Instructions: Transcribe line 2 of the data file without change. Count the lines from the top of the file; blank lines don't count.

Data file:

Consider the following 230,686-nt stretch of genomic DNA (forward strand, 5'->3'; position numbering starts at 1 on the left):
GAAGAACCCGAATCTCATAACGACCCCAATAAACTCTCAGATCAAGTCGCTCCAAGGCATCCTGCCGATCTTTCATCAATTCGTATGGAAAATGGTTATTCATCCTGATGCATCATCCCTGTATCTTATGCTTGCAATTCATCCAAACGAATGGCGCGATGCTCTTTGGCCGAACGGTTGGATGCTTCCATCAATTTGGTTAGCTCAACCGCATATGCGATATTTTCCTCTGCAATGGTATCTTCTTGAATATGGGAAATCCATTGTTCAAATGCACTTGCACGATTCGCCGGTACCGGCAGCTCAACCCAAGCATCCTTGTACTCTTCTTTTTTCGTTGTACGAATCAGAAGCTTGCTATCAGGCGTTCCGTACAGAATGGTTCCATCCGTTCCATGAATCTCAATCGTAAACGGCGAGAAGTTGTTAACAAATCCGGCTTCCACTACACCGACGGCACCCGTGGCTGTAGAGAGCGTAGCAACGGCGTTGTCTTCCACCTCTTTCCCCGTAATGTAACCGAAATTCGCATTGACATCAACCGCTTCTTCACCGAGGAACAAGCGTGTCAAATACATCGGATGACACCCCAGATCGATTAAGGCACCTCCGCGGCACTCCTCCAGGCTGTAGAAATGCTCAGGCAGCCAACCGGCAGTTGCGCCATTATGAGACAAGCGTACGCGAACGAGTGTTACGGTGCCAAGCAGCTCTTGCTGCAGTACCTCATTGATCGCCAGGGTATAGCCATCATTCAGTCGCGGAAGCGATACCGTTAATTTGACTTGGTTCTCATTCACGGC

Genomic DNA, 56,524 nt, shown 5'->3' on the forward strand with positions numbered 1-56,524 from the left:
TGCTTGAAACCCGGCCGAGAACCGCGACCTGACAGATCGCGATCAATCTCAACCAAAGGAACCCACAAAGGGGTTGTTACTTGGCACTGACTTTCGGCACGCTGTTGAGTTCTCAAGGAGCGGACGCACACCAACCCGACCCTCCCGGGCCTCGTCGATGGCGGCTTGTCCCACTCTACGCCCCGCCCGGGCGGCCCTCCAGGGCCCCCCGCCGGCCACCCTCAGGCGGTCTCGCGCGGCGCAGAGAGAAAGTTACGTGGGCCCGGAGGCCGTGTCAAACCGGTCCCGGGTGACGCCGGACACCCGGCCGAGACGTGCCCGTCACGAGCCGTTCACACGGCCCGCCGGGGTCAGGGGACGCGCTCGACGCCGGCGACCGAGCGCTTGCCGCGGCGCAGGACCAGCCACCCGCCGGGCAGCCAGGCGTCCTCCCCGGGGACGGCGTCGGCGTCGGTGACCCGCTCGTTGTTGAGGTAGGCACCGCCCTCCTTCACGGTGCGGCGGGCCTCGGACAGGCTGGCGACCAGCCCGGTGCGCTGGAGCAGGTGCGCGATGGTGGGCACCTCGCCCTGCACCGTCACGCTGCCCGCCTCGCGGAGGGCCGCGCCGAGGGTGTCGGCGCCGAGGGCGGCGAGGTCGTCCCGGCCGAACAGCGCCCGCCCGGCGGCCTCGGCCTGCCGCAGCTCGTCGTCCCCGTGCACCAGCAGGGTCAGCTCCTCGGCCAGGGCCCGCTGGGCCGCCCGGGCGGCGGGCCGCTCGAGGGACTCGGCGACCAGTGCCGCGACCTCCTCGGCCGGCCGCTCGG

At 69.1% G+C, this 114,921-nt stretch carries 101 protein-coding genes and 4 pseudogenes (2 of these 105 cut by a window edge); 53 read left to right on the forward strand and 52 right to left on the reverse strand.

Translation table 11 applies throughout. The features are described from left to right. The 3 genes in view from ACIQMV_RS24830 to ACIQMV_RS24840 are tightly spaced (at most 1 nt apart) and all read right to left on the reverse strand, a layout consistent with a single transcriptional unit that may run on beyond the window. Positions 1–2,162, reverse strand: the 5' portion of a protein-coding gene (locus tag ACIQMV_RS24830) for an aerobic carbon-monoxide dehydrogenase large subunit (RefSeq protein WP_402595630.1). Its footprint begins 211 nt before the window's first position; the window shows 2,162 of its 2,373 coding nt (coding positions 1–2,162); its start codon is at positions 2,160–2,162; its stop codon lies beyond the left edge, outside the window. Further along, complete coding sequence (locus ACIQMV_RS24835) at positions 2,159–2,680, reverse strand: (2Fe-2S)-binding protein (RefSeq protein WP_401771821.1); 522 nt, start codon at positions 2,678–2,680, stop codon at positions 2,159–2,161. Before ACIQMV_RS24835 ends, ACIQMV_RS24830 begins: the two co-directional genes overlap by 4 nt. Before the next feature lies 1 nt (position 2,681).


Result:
GAAGAACCCGAATCTCATAACGACCCCAATAAACTCTCAGATCAAGTCGCTCCAAGGCATCCTGCCGATCTTTCATCAATTCGTATGGAAAATGGTTATTCATCCTGATGCATCATCCCTGTATCTTATGCTTGCAATTCATCCAAACGAATGGCGCGATGCTCTTTGGCCGAACGGTTGGATGCTTCCATCAATTTGGTTAGCTCAACCGCATATGCGATATTTTCCTCTGCAATGGTATCTTCTTGAATATGGGAAATCCATTGTTCAAATGCACTTGCACGATTCGCCGGTACCGGCAGCTCAACCCAAGCATCCTTGTACTCTTCTTTTTTCGTTGTACGAATCAGAAGCTTGCTATCAGGCGTTCCGTACAGAATGGTTCCATCCGTTCCATGAATCTCAATCGTAAACGGCGAGAAGTTGTTAACAAATCCGGCTTCCACTACACCGACGGCACCCGTGGCTGTAGAGAGCGTAGCAACGGCGTTGTCTTCCACCTCTTTCCCCGTAATGTAACCGAAATTCGCATTGACATCAACCGCTTCTTCACCGAGGAACAAGCGTGTCAAATACATCGGATGACACCCCAGATCGATTAAGGCACCTCCGCGGCACTCCTCCAGGCTGTAGAAATGCTCAGGCAGCCAACCGGCAGTTGCGCCATTATGAGACAAGCGTACGCGAACGAGTGTTACGGTGCCAAGCAGCTCTTGCTGCAGTACCTCATTGATCGCCAGGGTATAGCCATCATTCAGTCGCGGAAGCGATACCGTTAATTTGACTTGGTTCTCATTCACGGC